U.S. House members vote to block request for President Trump's tax returns

Here's how Minnesota's U.S. House representatives voted.

Some U.S. House lawmakers again tried to force the release of President Donald Trump's tax returns, but the effort was voted down along party lines.

Rep. Bill Pascrell – the same Democratic lawmaker who unsuccessfully took part in a similar maneuver in a committee a couple weeks ago – filed what's called a "privileged" resolution in the House Monday night, Politico reported. It would have forced House lawmakers to vote on whether to officially request the president's tax returns from the past decade, and do so within two days, as The Hill explained.

Pascrell, from New Jersey, offered the privileged resolution, but the chair said it didn't constitute privilege material, and dismissed it, records show.

So Pascrell tried to appeal it, which another lawmaker – Republican Kevin McCarthy – said should be tabled (essentially turned down). The House held a vote on whether to table Pascrell's appeal – and the tabling won out, 229-185.

And that was the end of that.

So how did people vote?

All 229 votes to table it were Republican. All 185 votes in support of the appeal effort were Democrat, GovTrack shows. (Two Republicans simply voted "present," and 14 lawmakers didn't vote.)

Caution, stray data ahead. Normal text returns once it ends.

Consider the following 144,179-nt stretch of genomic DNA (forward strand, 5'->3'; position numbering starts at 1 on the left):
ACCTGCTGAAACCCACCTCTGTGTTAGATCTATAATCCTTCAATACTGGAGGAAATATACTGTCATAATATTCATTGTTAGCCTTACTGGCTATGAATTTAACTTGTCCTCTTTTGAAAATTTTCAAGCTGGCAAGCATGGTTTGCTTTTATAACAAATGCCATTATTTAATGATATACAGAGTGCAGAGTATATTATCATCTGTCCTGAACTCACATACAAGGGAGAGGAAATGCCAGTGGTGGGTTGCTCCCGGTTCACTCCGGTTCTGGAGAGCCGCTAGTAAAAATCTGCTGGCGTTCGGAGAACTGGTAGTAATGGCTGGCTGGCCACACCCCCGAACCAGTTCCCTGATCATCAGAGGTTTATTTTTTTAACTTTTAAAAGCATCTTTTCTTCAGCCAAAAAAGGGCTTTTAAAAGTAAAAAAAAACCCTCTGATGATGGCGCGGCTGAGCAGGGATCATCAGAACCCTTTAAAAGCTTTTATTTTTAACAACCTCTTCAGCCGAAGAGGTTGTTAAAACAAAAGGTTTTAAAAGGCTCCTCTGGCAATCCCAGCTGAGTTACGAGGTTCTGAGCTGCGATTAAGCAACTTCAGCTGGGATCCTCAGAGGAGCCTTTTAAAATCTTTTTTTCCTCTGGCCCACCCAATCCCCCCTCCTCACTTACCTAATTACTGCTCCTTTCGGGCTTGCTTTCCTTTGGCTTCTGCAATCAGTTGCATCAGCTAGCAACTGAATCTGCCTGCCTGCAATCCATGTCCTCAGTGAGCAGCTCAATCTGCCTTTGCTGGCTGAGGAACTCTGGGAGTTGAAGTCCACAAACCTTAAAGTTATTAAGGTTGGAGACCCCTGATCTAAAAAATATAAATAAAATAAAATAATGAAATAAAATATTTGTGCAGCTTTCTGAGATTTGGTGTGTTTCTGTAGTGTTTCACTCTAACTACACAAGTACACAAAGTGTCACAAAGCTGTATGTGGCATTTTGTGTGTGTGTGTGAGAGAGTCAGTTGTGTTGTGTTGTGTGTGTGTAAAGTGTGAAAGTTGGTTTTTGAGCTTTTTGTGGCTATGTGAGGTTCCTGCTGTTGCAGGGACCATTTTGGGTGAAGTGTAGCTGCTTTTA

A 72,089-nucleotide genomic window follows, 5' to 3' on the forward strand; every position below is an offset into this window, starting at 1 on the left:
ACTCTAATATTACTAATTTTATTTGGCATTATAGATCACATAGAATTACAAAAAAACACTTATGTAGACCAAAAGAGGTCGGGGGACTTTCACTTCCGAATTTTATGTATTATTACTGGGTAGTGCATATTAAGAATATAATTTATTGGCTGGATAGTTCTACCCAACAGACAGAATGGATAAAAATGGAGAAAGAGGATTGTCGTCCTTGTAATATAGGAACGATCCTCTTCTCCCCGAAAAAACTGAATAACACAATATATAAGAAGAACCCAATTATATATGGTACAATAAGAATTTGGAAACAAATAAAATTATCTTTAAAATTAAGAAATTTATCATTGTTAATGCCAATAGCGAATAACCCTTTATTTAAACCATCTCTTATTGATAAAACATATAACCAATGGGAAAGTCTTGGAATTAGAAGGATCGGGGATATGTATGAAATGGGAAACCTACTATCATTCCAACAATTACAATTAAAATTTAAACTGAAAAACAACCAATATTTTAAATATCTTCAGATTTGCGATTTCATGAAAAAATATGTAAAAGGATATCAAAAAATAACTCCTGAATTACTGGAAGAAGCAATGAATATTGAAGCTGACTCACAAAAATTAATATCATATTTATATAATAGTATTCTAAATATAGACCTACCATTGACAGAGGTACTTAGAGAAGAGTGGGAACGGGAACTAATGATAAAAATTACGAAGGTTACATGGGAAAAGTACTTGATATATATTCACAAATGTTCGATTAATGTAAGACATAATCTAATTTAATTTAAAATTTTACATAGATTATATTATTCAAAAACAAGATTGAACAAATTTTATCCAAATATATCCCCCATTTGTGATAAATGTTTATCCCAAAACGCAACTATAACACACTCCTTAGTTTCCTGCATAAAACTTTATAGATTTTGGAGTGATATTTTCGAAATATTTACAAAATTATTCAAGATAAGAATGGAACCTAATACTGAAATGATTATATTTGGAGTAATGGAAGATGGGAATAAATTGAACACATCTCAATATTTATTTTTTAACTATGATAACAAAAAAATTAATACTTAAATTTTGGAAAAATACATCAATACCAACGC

With Minnesota's congressmen and congresswomen specifically, Reps. Jason Lewis, Erik Paulsen and Tom Emmer – all Republicans – voted to table Pascrell's appeal. Paulsen also voted to block the above-mentioned committee's attempt to obtain the president's tax returns.

Reps. Tim Walz, Betty McCollum, Collin Peterson and Rick Nolan – all Democrats – voted to support the resolution. Rep. Keith Ellison wasn't there to weigh in.

If you would like to contact your congressman and let them know whether you think they're doing a good or poor job, you can find phone numbers for their offices here.

How the public feels

Trump became the first major presidential nominee since 1976 to not release at least one year of tax returns, saying he was being audited and couldn't (even though the IRS has said there's no issue if he were to release them).

Questions about his financial ties have persisted.

A couple January polls asked the public about this:

  • In an ABC/Post poll, 74 percent of people said Trump “should release his tax returns.” Among Trump supporters that number came in at 49 percent.
  • A Morning Consult/Politico poll meanwhile found 45 percent of respondents said they “care” that Trump hasn’t released his tax returns, while 44 percent said they do not care. Democrats (71 percent) were far more likely to care than Republicans (20 percent).

A petition created Jan. 20 on the official White House petitions page, which asks for the president’s full tax returns to be released, has more than 1 million signatures. The site promises that any petitions that get at least 100,000 signatures in 30 days will get reviewed by policy experts, and an official statement will be released.

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